You’ve been learning German for a while now and then you see sentences with parts that look like this:

Does it make you want to pull your hair out?

Shall we make some sense of this?
Okay, let look at the easiest one:

daß

The reason why I call it easy is that it’s obsolete. Since the German spelling reform in 1996, the word ‘daß’ needs to be written ‘dass’.

The reason why it’s still worth mentioning is that you still see it in old textbooks for German learners and old German books in general. There are also Germans who refuse to use the ‘new’ spelling and still write ‘dass’ as ‘daß’.

So, you don’t need to write it, but you may read it. And if you do, remember it’s now spelled ‘dass’.

dass

‘Dass’ is a conjunction and means ‘that’. If you have learned about ‘dass’ sentences, you know that it always comes after a comma and that it pushes the verb to the end.
Example: Ich weiß, dass Berlin die Hauptstadt von Deutschland ist.

das

‘Das’ means ‘the’ for neuter nouns: das Haus, das Auto, das Kind …
It can be a general ‘that’:
Ich kenne das. – I know that.
Wo ist das? – Where’s that?
Das macht €25.50. – That comes to €25.50.

‘Das’ can also be a relative pronoun. It still relates to a neuter noun, but comes after a comma.
Das ist das Haus, das ich gekauft habe. – That’s the house (that) I bought.

das or dass

So, how do you know whether you need ‘das’ or ‘dass’ (especially after a comma)?

There is a simple trick:
‘Das’ can in theory be replaced with other words: ein (one), dieses (this), jenes (that), welches (which)

For example:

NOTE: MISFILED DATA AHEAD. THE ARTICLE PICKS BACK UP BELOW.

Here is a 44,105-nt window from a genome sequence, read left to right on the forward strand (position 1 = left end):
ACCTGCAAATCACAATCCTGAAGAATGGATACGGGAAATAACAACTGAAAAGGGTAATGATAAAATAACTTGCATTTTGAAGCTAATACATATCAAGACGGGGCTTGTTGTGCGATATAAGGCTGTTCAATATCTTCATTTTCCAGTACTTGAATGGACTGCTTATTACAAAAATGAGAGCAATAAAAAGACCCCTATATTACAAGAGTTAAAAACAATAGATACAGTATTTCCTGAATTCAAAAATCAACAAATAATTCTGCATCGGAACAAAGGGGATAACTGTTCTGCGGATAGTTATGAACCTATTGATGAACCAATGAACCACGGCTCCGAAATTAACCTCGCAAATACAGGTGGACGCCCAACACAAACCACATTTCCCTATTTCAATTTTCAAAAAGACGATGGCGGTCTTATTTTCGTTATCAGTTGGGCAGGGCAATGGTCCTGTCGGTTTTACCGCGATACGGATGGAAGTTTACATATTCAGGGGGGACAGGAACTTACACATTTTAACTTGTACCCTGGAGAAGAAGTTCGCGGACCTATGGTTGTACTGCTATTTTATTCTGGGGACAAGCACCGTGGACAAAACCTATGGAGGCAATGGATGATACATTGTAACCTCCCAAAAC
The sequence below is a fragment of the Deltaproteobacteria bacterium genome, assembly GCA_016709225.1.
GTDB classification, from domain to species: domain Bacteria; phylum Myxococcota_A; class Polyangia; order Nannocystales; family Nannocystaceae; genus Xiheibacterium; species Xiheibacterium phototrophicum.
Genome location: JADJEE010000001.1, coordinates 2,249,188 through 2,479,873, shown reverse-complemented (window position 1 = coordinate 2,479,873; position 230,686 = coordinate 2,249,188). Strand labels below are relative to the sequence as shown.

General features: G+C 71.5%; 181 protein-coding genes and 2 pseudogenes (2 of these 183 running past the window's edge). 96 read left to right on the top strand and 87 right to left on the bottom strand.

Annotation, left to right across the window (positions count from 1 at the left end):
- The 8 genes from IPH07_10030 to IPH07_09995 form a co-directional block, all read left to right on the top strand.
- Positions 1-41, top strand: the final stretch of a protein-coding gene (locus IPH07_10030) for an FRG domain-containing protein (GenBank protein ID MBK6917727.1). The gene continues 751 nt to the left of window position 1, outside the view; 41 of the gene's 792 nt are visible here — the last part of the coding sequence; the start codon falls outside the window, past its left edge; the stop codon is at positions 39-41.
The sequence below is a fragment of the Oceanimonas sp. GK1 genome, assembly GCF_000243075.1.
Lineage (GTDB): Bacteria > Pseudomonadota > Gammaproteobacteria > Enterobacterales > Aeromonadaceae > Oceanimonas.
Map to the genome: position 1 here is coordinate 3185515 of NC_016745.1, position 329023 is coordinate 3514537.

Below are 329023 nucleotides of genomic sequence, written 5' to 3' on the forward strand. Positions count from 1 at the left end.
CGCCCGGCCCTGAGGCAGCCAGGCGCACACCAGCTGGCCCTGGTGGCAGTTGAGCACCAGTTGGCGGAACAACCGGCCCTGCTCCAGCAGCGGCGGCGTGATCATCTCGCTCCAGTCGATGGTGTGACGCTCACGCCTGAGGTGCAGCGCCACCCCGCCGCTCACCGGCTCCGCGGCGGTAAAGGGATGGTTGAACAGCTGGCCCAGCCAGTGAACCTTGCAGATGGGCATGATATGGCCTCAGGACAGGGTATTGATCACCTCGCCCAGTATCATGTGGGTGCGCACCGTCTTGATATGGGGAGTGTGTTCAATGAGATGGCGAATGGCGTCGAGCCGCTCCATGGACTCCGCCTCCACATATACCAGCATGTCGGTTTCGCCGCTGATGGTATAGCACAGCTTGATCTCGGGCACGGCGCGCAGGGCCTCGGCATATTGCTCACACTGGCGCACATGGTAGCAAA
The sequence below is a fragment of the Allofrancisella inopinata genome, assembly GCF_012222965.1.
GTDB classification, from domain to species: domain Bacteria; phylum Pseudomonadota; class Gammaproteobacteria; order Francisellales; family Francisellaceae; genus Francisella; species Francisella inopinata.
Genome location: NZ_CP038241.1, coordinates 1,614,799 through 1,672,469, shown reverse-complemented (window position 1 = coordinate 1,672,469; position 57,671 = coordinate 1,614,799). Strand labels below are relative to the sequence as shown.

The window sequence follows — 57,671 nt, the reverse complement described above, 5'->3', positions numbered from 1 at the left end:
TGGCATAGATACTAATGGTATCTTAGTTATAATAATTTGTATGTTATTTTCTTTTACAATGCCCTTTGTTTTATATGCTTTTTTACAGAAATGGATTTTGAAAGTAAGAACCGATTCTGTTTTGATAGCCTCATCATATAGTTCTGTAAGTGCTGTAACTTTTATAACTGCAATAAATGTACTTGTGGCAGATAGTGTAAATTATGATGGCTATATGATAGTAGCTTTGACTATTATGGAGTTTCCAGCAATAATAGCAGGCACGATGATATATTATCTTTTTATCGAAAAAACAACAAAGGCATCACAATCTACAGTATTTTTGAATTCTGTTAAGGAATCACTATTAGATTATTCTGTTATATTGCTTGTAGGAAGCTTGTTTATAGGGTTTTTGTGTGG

Ich sehe das Haus. Ich sehe ein Haus. I know it changes the meaning of the sentence, but we’re only changing it to find out if we need ‘das’ or ‘dass’.

Das ist das Haus, das ich gekauft habe.
Dies ist jenes Haus, welches ich gekauft habe. Now this sentence sounds clumsy but in theory all three ‘das’ could be replaces with another word, therefore it has to be ‘das’.

‘Dass’ on the other hand cannot be replaced with anything else.

Try this little story. Wich words are ‘das’, which are ‘dass’?

Ich weiß, da… du morgen Geburtstag hast.
Ich bringe da… Geschenk, da… ich für dich gekauft habe.
Da… Geschenk, da… da… schöne Geschenkpapier hat, ist da… Radio, da… du dir gewünscht hast.
Du wirst dich freuen, da… ich dir da… Geschenk morgen bringe.

A quick reminder!










The answers:
Ich weiß, dass du morgen Geburtstag hast. (I know (that) it’s your birthday tomorrow. I could not translate this sentence as ‘I know which it’s your birthday tomorrow, so it has to be ‘dass’)
Ich bringe das Geschenk, das ich für dich gekauft habe. (I could have said ‘Ich bringe ein Geschenk, welches ich für dich gekauft habe.’ So ‘das’ could have been replaced.)
Das Geschenk, das das schöne Geschenkpapier hat, ist das Radio, das du dir gewünscht hast. (All these could have been replaces with a word for ‘a’ or ‘which’.)
Du wirst dich freuen, dass ich dir das Geschenk morgen bringe. (Only the second one could be replaced, for the first one you could not use ‘which’ – You will be happy, that … It cannot be ‘which’.

Did you get them right?

If you want more practice, take any German text, find a sentence with ‘das’ or ‘dass’ and come back here with that sentence to explain why it has a ‘das’ or ‘dass’.

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4 Responses to Das, dass or daß? That’s the question!

  1. George Eckhardt says:

    I would attend some German class if offered within the area.
    I had three years of German language over thirty years ago.

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